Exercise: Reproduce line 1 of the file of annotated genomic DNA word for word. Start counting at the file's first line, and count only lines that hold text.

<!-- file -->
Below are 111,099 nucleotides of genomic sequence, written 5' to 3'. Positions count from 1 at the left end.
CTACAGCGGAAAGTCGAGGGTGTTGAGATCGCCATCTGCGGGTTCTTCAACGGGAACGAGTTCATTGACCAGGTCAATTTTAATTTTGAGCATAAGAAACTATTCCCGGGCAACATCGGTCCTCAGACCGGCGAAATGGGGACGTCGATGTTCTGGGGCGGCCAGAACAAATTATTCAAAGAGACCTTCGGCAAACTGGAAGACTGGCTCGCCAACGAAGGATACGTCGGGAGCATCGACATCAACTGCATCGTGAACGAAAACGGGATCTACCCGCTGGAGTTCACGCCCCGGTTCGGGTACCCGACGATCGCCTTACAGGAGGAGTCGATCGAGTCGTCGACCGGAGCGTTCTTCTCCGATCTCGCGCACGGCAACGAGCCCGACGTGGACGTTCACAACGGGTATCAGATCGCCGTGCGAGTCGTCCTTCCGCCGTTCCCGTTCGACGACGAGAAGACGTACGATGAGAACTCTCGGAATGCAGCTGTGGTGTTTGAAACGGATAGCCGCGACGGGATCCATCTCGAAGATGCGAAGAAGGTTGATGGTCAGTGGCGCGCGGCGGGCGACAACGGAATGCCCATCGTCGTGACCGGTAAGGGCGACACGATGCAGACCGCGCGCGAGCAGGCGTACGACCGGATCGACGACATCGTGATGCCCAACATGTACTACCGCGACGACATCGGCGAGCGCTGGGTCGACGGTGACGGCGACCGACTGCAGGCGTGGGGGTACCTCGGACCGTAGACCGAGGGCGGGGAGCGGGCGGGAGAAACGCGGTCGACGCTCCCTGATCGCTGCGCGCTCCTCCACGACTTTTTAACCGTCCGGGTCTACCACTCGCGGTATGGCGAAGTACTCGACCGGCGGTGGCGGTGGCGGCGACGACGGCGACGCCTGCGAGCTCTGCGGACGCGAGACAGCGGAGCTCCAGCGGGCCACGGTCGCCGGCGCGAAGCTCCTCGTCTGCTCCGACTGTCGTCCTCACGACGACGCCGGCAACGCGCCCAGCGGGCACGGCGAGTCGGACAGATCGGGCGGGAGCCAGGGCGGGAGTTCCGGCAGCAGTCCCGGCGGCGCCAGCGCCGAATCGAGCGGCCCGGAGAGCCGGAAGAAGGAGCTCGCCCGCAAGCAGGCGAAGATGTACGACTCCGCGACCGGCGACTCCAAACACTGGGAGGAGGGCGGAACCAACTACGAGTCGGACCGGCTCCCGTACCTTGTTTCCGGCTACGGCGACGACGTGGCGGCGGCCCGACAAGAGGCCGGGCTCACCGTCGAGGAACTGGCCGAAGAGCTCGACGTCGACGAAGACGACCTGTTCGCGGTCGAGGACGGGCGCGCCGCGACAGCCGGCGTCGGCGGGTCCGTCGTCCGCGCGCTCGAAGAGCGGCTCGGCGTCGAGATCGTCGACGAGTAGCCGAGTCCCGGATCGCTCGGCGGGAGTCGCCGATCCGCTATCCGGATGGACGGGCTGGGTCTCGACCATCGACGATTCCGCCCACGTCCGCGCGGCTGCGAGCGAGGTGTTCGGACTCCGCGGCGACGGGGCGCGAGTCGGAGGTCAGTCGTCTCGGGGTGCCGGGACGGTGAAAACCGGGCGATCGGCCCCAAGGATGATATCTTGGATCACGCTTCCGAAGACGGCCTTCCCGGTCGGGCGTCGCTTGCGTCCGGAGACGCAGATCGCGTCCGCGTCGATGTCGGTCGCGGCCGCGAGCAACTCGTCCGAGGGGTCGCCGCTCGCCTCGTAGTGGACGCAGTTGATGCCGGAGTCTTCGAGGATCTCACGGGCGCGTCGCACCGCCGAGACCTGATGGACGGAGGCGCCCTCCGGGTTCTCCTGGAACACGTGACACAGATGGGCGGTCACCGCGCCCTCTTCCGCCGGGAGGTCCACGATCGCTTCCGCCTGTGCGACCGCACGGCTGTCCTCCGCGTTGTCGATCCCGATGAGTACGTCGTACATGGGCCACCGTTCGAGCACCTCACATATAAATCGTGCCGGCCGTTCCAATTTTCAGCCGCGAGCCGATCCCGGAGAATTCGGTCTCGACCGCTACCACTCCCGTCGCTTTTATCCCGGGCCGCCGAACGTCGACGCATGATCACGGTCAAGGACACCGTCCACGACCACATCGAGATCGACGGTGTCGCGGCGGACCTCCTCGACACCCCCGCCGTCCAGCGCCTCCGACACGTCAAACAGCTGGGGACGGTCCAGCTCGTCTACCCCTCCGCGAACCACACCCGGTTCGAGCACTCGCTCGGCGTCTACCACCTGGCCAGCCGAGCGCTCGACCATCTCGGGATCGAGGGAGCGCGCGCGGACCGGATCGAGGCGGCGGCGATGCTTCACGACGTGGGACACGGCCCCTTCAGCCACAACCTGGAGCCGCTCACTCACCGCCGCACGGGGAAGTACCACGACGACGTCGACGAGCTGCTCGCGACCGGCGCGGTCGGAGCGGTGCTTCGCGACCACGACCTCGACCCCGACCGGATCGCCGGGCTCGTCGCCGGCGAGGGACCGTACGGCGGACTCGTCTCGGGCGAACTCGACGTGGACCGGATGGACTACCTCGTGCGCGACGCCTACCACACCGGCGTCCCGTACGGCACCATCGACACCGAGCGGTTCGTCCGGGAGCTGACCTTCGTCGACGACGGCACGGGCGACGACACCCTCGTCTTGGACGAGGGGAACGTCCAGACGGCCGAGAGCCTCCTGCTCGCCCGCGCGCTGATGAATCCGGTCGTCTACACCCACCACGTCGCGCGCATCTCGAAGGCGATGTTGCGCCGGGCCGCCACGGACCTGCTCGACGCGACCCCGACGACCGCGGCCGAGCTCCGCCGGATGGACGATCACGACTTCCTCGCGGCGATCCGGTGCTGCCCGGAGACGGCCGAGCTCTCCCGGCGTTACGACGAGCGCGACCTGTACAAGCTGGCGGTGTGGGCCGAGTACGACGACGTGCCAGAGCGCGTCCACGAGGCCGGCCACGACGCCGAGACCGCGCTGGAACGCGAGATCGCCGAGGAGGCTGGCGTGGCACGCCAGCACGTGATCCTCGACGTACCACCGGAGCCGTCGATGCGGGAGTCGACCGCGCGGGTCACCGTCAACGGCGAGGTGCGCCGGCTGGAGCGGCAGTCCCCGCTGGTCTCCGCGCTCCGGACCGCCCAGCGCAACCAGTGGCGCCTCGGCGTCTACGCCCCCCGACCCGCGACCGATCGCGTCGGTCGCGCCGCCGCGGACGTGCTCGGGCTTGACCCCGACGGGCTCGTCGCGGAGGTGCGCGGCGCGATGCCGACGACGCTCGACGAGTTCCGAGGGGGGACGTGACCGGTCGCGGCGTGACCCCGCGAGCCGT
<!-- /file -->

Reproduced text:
Below are 111,099 nucleotides of genomic sequence, written 5' to 3'. Positions count from 1 at the left end.